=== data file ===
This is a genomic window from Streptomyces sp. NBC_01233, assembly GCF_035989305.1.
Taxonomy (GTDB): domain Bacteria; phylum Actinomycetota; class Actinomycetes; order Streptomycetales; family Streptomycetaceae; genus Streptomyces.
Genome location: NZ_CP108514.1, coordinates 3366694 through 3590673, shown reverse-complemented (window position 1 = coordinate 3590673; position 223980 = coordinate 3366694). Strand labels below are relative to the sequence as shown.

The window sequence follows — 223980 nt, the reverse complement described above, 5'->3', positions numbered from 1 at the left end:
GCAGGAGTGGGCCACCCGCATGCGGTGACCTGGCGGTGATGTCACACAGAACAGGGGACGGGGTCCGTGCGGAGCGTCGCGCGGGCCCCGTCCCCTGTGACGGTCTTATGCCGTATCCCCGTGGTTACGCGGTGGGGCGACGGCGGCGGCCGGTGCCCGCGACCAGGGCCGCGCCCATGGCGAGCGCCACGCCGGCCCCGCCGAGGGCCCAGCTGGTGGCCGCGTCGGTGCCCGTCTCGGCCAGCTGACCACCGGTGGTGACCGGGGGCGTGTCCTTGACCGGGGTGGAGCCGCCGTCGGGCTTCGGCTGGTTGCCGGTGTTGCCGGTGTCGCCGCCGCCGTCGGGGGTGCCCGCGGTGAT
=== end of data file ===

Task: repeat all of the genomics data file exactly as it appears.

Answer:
This is a genomic window from Streptomyces sp. NBC_01233, assembly GCF_035989305.1.
Taxonomy (GTDB): domain Bacteria; phylum Actinomycetota; class Actinomycetes; order Streptomycetales; family Streptomycetaceae; genus Streptomyces.
Genome location: NZ_CP108514.1, coordinates 3366694 through 3590673, shown reverse-complemented (window position 1 = coordinate 3590673; position 223980 = coordinate 3366694). Strand labels below are relative to the sequence as shown.

The window sequence follows — 223980 nt, the reverse complement described above, 5'->3', positions numbered from 1 at the left end:
GCAGGAGTGGGCCACCCGCATGCGGTGACCTGGCGGTGATGTCACACAGAACAGGGGACGGGGTCCGTGCGGAGCGTCGCGCGGGCCCCGTCCCCTGTGACGGTCTTATGCCGTATCCCCGTGGTTACGCGGTGGGGCGACGGCGGCGGCCGGTGCCCGCGACCAGGGCCGCGCCCATGGCGAGCGCCACGCCGGCCCCGCCGAGGGCCCAGCTGGTGGCCGCGTCGGTGCCCGTCTCGGCCAGCTGACCACCGGTGGTGACCGGGGGCGTGTCCTTGACCGGGGTGGAGCCGCCGTCGGGCTTCGGCTGGTTGCCGGTGTTGCCGGTGTCGCCGCCGCCGTCGGGGGTGCCCGCGGTGAT